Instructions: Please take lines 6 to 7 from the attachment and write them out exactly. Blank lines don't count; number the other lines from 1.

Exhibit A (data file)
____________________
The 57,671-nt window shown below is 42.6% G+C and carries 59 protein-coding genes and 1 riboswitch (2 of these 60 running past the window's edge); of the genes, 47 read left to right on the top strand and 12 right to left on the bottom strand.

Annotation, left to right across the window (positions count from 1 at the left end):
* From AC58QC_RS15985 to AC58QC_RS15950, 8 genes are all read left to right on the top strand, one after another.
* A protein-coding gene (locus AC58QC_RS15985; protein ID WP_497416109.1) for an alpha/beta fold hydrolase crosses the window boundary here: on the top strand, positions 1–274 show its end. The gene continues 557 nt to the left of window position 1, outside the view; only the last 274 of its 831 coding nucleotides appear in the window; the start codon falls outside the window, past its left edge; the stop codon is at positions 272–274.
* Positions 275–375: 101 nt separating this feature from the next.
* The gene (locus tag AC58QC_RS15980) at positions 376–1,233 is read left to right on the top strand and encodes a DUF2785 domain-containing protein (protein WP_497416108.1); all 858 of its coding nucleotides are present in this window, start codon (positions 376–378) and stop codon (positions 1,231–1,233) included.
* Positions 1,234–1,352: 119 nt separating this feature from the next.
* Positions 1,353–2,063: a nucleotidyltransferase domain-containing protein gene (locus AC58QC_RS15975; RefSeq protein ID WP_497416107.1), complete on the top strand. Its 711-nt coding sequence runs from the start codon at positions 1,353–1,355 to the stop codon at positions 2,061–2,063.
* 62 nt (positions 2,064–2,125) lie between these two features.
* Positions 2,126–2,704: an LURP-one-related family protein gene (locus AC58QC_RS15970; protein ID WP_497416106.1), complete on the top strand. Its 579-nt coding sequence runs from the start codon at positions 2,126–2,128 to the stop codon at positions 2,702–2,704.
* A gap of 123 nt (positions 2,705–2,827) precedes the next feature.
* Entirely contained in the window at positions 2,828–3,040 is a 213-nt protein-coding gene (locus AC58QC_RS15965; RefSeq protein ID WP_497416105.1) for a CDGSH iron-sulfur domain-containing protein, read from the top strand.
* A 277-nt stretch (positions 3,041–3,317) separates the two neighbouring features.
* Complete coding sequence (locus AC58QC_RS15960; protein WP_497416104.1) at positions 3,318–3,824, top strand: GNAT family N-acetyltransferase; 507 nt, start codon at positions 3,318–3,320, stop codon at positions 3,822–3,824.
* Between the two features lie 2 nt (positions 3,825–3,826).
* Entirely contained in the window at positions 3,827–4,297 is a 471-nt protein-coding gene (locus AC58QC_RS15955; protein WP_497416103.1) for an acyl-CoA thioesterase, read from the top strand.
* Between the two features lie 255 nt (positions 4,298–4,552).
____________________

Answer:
* The gene (locus tag AC58QC_RS15980) at positions 376–1,233 is read left to right on the top strand and encodes a DUF2785 domain-containing protein (protein WP_497416108.1); all 858 of its coding nucleotides are present in this window, start codon (positions 376–378) and stop codon (positions 1,231–1,233) included.
* Positions 1,234–1,352: 119 nt separating this feature from the next.